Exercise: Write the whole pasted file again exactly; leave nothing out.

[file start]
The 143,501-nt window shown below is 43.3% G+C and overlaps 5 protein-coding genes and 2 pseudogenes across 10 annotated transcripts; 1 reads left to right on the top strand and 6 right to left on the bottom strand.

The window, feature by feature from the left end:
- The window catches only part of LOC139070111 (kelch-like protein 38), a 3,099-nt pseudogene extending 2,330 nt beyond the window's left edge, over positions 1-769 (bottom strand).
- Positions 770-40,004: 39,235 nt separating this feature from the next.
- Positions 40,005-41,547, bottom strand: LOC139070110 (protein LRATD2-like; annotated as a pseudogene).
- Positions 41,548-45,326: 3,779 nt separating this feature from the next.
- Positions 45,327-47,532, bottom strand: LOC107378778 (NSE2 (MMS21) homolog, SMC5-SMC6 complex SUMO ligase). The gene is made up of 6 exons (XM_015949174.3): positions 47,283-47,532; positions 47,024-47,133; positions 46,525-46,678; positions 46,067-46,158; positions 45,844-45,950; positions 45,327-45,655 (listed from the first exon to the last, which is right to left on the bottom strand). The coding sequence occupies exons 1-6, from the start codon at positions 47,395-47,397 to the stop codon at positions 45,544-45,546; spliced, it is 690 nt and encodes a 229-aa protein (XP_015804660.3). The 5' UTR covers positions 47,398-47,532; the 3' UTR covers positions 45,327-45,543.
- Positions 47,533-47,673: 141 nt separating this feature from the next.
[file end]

The 143,501-nt window shown below is 43.3% G+C and overlaps 5 protein-coding genes and 2 pseudogenes across 10 annotated transcripts; 1 reads left to right on the top strand and 6 right to left on the bottom strand.

The window, feature by feature from the left end:
- The window catches only part of LOC139070111 (kelch-like protein 38), a 3,099-nt pseudogene extending 2,330 nt beyond the window's left edge, over positions 1-769 (bottom strand).
- Positions 770-40,004: 39,235 nt separating this feature from the next.
- Positions 40,005-41,547, bottom strand: LOC139070110 (protein LRATD2-like; annotated as a pseudogene).
- Positions 41,548-45,326: 3,779 nt separating this feature from the next.
- Positions 45,327-47,532, bottom strand: LOC107378778 (NSE2 (MMS21) homolog, SMC5-SMC6 complex SUMO ligase). The gene is made up of 6 exons (XM_015949174.3): positions 47,283-47,532; positions 47,024-47,133; positions 46,525-46,678; positions 46,067-46,158; positions 45,844-45,950; positions 45,327-45,655 (listed from the first exon to the last, which is right to left on the bottom strand). The coding sequence occupies exons 1-6, from the start codon at positions 47,395-47,397 to the stop codon at positions 45,544-45,546; spliced, it is 690 nt and encodes a 229-aa protein (XP_015804660.3). The 5' UTR covers positions 47,398-47,532; the 3' UTR covers positions 45,327-45,543.
- Positions 47,533-47,673: 141 nt separating this feature from the next.